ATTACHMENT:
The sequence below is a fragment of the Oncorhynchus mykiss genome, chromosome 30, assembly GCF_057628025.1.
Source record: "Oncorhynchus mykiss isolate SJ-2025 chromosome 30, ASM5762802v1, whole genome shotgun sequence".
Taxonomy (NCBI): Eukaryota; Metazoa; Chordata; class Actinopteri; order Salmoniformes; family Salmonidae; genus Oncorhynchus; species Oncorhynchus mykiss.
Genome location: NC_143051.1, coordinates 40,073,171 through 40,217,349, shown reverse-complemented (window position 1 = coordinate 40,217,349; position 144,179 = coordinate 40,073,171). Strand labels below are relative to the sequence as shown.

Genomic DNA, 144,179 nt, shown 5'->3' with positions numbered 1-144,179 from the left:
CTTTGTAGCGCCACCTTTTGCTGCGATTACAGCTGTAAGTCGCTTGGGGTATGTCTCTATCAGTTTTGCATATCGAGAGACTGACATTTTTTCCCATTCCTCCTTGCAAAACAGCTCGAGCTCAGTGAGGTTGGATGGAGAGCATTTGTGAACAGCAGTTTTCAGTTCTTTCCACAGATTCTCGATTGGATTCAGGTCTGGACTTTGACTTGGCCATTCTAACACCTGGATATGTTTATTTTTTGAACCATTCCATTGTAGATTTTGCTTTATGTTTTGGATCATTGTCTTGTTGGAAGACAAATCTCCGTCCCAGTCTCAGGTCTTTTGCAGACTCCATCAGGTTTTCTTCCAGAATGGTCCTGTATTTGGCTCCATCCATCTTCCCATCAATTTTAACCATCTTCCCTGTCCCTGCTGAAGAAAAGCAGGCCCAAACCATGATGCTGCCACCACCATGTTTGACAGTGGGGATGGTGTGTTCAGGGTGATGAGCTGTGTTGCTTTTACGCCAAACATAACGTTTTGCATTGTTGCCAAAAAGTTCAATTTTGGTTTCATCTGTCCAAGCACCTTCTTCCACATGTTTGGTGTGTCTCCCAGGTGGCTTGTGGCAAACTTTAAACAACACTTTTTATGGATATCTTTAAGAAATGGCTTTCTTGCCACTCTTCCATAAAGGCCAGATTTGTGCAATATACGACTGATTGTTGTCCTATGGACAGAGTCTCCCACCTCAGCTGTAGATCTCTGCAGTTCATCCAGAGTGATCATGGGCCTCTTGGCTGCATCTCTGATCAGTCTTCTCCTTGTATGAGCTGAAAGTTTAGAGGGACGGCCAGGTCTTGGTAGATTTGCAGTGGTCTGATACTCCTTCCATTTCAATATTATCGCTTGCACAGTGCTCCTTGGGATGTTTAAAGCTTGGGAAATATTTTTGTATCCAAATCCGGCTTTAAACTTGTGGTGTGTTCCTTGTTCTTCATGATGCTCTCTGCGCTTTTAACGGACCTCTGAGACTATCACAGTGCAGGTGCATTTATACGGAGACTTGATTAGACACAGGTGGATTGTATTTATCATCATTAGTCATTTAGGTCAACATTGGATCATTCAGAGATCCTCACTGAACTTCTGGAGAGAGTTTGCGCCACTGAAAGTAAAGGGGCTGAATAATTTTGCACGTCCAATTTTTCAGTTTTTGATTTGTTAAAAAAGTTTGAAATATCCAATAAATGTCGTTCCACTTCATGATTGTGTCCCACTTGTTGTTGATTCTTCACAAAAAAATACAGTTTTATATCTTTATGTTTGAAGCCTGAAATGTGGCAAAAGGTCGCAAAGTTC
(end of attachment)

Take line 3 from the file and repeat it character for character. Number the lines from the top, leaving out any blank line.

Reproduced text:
Taxonomy (NCBI): Eukaryota; Metazoa; Chordata; class Actinopteri; order Salmoniformes; family Salmonidae; genus Oncorhynchus; species Oncorhynchus mykiss.